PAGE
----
Unable to resist the pull of the oh-so-familiar voice, she looked at last in the speaker’s direction , but saw no one—only a lamb, wobbly on newborn legs.
“Oh, you dear little thing!” She cooed, and knelt in the sand, extending a hand towards the creature.
The lamb looked at her with dark, ageless eyes, and did not move. Susan shifted uneasily and, after a time, withdrew her hand. She glanced beyond the lamb, to see where it had come from. No sooner did her eyes leave those of the lamb then she found herself crushed into the sand, propelled by something fierce and enormous. Terror seized her as searing pain lanced through her left shoulder; all was sand and confusion and a flash of tawny fur, and she hid her eyes behind her hands. A roar that was neither the sea nor the waterfall filled her ears until she thought she should scream, or go deaf, or both; it rattled her very soul.
“Help! Oh, help, please!” She shouted desperately, her voice returning to her.
The roaring ceased, and Susan felt a sudden release; the weight that had pinned her to the earth disappeared, and she scrambled to her feet, panting, clutching her torn and bleeding arm close to her chest. Trembling and terrified, she took in the sight before her—a great Lion, golden and beautiful and terrible to behold. She knew at any moment it could turn and pounce, and she would be no more. Then suddenly, impossibly, the Lion opened its mouth and spoke to her.
“Daughter of Eve, do you not know me?” The Lion growled.
Susan was thunderstruck, and her mouth dropped open of its own accord. The Lion’s tail twitched impatiently. Susan realized that the creature was expecting an answer, and she closed her mouth again, swallowing and searching for words.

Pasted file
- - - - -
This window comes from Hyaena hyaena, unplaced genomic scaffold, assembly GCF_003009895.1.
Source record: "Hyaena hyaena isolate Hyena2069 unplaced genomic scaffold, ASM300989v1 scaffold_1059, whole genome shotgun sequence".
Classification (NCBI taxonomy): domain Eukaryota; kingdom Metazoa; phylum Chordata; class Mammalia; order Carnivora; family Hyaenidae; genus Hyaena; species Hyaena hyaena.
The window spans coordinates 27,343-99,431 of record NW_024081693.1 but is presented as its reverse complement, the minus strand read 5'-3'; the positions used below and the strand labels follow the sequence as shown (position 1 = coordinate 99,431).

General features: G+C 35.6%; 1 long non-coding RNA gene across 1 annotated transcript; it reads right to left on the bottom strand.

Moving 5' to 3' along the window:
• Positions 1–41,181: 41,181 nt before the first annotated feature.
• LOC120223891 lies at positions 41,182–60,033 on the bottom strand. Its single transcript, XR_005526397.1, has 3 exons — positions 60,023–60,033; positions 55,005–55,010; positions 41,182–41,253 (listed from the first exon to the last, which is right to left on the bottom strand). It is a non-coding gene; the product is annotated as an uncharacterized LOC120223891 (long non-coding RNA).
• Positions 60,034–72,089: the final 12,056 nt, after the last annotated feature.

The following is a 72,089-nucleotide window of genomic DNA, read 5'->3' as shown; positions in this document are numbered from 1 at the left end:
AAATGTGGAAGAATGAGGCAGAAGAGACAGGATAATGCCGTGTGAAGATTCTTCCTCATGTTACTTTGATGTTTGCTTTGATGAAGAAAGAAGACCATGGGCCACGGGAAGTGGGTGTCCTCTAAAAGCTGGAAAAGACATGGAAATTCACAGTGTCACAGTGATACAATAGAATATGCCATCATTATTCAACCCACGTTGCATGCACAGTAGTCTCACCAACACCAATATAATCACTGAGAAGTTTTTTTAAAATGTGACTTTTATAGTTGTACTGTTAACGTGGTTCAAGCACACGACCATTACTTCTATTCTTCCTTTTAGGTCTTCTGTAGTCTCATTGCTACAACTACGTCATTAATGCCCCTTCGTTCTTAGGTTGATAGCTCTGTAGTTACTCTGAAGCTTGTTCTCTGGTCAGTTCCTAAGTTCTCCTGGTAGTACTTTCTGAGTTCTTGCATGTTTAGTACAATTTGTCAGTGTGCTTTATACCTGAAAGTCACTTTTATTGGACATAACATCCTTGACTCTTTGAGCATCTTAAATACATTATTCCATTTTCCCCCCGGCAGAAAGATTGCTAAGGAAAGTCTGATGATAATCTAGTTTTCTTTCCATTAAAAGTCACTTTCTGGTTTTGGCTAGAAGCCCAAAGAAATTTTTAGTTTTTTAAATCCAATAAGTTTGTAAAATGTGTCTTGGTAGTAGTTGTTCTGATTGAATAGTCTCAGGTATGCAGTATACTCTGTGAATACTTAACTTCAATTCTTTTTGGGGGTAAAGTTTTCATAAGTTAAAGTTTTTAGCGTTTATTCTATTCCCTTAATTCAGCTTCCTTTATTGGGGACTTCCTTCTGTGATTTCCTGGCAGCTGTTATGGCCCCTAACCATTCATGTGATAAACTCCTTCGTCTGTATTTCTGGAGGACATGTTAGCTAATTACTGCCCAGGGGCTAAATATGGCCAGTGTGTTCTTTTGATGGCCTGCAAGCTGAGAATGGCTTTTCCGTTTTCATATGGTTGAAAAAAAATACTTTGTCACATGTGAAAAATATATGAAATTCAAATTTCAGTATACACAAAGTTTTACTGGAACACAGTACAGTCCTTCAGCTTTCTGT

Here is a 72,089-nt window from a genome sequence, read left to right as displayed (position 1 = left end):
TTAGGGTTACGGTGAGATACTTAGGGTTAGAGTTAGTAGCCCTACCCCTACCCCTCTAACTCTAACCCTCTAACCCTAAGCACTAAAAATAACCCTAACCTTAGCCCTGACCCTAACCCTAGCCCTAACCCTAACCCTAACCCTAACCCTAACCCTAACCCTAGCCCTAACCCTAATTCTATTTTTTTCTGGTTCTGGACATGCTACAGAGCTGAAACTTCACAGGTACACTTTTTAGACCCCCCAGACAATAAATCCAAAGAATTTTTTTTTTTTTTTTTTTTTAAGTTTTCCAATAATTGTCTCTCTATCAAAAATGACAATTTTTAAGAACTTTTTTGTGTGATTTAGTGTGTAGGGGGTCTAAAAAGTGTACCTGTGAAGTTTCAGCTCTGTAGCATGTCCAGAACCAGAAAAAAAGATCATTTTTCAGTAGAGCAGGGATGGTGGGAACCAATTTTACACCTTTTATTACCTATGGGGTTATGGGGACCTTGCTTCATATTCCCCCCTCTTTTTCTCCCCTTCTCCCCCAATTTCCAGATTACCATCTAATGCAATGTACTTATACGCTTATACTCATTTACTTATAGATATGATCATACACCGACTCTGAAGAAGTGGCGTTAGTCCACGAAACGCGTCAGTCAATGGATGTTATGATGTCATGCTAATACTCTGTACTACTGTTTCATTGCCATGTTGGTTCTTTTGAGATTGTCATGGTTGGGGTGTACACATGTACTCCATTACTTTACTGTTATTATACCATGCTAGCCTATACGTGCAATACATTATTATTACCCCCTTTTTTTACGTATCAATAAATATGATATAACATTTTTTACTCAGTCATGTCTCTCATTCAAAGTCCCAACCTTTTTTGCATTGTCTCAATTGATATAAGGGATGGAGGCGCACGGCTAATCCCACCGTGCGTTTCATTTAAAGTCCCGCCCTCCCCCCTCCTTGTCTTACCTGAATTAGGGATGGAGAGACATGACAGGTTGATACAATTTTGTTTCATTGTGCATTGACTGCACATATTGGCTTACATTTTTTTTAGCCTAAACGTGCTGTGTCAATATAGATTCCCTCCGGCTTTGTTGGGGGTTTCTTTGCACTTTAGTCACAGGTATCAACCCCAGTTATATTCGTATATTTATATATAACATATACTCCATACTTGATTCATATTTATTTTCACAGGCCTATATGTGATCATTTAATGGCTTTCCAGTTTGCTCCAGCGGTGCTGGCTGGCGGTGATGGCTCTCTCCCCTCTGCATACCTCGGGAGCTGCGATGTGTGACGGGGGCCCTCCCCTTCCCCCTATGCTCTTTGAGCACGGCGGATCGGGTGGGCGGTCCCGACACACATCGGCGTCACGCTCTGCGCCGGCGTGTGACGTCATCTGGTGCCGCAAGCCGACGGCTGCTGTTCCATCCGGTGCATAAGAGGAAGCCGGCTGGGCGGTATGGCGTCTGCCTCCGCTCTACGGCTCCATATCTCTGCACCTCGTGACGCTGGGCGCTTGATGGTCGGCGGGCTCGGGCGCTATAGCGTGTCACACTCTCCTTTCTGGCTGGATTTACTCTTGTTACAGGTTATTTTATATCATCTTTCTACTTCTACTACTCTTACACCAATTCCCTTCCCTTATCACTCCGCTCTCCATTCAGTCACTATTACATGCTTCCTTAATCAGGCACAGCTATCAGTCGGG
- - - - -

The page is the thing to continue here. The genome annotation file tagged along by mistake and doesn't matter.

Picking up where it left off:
“I… ah… I don’t…” She stammered uselessly, and the Lion fixed her with its amber eyes.
She felt that she could drown in the depths of those eyes—they were awash with rage and sorrow. There was something familiar about those eyes…
Memories cascaded down upon her as surely as the waterfall flowed upwards. She remembered looking up into these eyes for the first time and finding them majestic and full of wisdom. She remembered gazing into these eyes from afar and finding them sad and full of suffering. She remembered these eyes flashing with laughter as she romped with the Lion in the early light of dawn, and finding them full of love and joy.
“Aslan,” she said simply, dropping to her knees. She bowed her head, and her dark hair hid her face.
The Lion padded near to her then, and breathed first into her shoulder. The skin itched as her wound knitted together, and she rubbed it nervously. Next the Lion breathed into her face, and she found herself refreshed, though her face was wet with tears. The Lion lay beside her then, and curled protectively around her. She rested her head on his shoulder and breathed in the sweet scent of his fur.